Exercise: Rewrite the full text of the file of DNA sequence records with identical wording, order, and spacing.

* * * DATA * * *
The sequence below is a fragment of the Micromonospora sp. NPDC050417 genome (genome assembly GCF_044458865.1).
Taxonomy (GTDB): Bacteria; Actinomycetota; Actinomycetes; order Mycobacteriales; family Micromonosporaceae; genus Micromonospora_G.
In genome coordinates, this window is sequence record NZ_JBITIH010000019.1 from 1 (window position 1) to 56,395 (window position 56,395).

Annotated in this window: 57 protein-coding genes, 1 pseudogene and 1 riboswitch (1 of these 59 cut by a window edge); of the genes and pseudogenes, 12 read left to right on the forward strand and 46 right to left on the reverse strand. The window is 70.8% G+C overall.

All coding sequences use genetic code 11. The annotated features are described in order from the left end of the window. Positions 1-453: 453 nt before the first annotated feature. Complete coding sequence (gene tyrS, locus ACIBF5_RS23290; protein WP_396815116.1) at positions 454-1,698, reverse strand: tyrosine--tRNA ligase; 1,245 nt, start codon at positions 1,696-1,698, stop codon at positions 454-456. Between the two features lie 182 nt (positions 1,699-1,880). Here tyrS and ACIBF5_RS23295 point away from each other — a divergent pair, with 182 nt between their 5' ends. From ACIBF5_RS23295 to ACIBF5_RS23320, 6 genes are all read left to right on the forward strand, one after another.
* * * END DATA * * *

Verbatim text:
The sequence below is a fragment of the Micromonospora sp. NPDC050417 genome (genome assembly GCF_044458865.1).
Taxonomy (GTDB): Bacteria; Actinomycetota; Actinomycetes; order Mycobacteriales; family Micromonosporaceae; genus Micromonospora_G.
In genome coordinates, this window is sequence record NZ_JBITIH010000019.1 from 1 (window position 1) to 56,395 (window position 56,395).

Annotated in this window: 57 protein-coding genes, 1 pseudogene and 1 riboswitch (1 of these 59 cut by a window edge); of the genes and pseudogenes, 12 read left to right on the forward strand and 46 right to left on the reverse strand. The window is 70.8% G+C overall.

All coding sequences use genetic code 11. The annotated features are described in order from the left end of the window. Positions 1-453: 453 nt before the first annotated feature. Complete coding sequence (gene tyrS, locus ACIBF5_RS23290; protein WP_396815116.1) at positions 454-1,698, reverse strand: tyrosine--tRNA ligase; 1,245 nt, start codon at positions 1,696-1,698, stop codon at positions 454-456. Between the two features lie 182 nt (positions 1,699-1,880). Here tyrS and ACIBF5_RS23295 point away from each other — a divergent pair, with 182 nt between their 5' ends. From ACIBF5_RS23295 to ACIBF5_RS23320, 6 genes are all read left to right on the forward strand, one after another.